Unification minister proposes changes to consultative body
Minister of Unification Lee In-young proposed restructuring Seoul’s consultative body with the United States regarding diplomacy with the North in his first meeting with U.S. Ambassador to South Korea Harry Harris on Tuesday.
According to the ministry, the meeting was meant as a courtesy call by Harris after Lee’s appointment as the top inter-Korean official in Seoul last month. Harris was to be the first foreign envoy to meet Lee, the ministry said ahead of the meeting.
In opening statements disclosed to the press, Lee stressed his commitment to expanding inter-Korean cooperation amid a continuing lull in diplomatic engagements with North Korea, noting U.S. support was “very important” to this process.
Most notable, however, were Lee’s comments on the South Korea-U.S. working group, the consultative body that was originally set up to coordinate North Korea policy between the allies. Lee has singled it out in the past for obstructing Seoul’s options in pursuing inter-Korean initiatives.
Lee noted to Harris there were “critical views” in South Korea saying the working group was restricting relations between the two Koreas.
“I have said on numerous occasions that [Seoul] should separate matters to be discussed in the working group with those [South Korea] should pursue independently,” Lee said. “This is because I have judged it is possible to respect international rules and norms while undertaking policies that all parties need.”
The minister then proposed to “readjust and upgrade” the working group to a “2.0” version.
Harris gave a short response to those comments, saying the United States supported inter-Korean cooperation as well as “finding ways to do so through the working group, as this plays an important role in creating a more secure and stable environment.”
Subsequent consultations between the two officials were held behind closed doors.
The exchange highlighted continued dissonance between Seoul and Washington over their views on engagement with North Korea, which severed ties with the South earlier this year — and demolished an inter-Korean liaison office.
Lee, a four-term lawmaker from the ruling Democratic Party, was brought in as unification minister to salvage ties with the North, with the hope his political influence could help push through key initiatives.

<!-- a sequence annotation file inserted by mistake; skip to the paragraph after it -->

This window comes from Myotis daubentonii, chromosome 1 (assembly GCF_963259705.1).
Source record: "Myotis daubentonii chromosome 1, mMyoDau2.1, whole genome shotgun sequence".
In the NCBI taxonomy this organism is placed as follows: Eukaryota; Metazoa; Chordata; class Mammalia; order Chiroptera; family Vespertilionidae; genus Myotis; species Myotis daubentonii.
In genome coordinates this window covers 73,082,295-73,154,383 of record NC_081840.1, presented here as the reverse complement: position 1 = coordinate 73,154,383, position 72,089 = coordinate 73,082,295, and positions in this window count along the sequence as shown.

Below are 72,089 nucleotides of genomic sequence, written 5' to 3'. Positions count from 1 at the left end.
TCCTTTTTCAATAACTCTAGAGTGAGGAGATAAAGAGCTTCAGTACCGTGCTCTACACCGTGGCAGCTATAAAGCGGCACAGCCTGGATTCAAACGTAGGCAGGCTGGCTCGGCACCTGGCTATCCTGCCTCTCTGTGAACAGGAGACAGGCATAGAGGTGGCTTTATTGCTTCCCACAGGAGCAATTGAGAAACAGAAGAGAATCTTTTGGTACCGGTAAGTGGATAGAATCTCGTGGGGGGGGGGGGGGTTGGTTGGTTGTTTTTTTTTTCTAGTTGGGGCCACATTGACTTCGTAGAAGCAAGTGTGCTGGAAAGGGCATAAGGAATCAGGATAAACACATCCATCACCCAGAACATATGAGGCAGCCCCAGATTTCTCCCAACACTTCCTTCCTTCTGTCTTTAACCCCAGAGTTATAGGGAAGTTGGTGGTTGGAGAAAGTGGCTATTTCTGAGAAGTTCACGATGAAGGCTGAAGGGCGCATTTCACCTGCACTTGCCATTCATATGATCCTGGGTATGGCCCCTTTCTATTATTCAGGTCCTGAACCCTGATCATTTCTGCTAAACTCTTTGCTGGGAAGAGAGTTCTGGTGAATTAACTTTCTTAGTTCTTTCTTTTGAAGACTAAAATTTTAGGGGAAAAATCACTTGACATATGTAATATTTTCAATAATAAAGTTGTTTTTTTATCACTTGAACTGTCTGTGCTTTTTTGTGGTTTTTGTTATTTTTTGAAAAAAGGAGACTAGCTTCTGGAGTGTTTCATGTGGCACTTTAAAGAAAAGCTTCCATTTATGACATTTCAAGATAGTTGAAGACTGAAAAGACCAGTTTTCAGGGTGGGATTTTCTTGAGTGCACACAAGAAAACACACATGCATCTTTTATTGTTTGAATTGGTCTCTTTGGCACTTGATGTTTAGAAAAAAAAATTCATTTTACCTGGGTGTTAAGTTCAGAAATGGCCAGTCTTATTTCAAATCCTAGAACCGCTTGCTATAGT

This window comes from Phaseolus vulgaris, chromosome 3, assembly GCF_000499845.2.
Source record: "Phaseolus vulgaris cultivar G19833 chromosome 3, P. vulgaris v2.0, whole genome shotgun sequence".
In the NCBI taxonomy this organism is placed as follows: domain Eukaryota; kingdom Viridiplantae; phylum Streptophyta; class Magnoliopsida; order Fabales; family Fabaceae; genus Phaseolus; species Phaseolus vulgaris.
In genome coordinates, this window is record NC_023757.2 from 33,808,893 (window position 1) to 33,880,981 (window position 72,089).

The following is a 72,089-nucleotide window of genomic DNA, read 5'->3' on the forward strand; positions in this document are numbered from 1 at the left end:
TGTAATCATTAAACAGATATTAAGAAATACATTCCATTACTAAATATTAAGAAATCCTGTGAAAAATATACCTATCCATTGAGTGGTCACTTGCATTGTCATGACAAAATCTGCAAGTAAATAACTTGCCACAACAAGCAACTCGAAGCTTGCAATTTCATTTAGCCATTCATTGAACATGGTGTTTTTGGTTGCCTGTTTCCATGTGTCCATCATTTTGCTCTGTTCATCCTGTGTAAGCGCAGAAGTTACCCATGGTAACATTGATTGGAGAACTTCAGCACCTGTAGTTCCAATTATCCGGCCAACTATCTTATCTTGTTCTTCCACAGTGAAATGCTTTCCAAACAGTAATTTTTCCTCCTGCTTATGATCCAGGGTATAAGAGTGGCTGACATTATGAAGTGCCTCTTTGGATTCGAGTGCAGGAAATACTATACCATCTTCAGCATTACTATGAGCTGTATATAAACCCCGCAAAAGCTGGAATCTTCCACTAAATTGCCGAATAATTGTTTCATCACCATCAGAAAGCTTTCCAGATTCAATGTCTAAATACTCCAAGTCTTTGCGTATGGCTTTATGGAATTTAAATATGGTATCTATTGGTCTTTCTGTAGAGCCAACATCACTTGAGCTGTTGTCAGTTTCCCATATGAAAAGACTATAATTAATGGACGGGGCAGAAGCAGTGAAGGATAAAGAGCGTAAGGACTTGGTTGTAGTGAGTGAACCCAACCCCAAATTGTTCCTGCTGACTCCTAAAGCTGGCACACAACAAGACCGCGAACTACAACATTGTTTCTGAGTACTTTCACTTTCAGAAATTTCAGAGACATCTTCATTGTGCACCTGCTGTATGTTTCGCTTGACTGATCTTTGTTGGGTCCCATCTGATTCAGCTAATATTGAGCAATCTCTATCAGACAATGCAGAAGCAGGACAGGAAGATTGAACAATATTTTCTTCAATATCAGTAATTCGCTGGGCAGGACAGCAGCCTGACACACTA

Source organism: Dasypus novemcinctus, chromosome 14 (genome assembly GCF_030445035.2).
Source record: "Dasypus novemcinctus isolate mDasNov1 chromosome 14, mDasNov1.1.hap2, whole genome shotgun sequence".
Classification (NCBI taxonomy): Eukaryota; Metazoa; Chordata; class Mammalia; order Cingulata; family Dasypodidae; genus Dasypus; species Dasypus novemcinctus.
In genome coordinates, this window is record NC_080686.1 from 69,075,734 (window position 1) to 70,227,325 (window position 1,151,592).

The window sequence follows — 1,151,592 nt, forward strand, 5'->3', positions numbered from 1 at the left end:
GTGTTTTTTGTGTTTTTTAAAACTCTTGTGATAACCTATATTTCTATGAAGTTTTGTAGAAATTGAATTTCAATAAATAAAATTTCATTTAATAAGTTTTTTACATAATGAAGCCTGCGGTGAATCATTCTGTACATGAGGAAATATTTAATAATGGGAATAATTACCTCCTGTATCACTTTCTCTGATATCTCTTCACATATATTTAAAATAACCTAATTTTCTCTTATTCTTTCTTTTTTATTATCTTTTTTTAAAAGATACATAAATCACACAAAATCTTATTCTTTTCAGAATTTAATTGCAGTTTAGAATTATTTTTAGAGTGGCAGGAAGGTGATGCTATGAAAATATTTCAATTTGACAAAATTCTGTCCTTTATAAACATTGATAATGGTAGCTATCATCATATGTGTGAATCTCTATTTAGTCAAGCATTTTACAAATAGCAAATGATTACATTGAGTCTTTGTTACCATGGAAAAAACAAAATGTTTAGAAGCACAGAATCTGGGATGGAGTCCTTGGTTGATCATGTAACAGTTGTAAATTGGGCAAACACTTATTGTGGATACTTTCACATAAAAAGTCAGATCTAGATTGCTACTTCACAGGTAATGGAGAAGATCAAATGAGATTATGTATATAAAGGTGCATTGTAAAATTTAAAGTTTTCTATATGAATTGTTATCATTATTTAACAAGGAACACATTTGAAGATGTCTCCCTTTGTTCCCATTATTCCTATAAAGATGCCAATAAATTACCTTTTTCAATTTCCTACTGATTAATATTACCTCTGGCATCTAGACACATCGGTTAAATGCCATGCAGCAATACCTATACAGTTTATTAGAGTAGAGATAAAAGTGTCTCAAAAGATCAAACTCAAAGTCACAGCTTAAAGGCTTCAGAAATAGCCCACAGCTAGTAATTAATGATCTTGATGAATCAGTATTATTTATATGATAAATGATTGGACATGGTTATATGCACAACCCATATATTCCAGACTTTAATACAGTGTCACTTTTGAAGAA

Since being tapped as unification minister, Lee has stressed small-scale trade as a means for South Korea to expand exchanges with the North while keeping true to international sanctions, something he was expected to discuss with Harris on Tuesday.
On multiple occasions, Lee has said smaller exchanges should not be subject to approval from the working group with the United States as they concern matters of “things we eat, things that hurt, and things we want to see before we die” — his slogan to describe exchanges that Seoul should push with the North.
Harris, on the other hand, has publicly voiced disagreement with independent moves by Seoul on the North Korean question.
For example, when the South Korean government in January was mulling permitting individual tourism to the North — which, unlike group tours, are not banned under sanctions — Harris said the matter should be discussed by the working group to avoid “misunderstandings” about possible sanctions violations.
The remark, coming from an ambassador who has been embroiled in numerous controversies in the past over his comments, was criticized by liberals in Korea as being rude, given that the proposal on opening individual tours was brought up by South Korean President Moon Jae-in himself in a New Years’ address.
BY SHIM KYU-SEOK [firstname.lastname@example.org]
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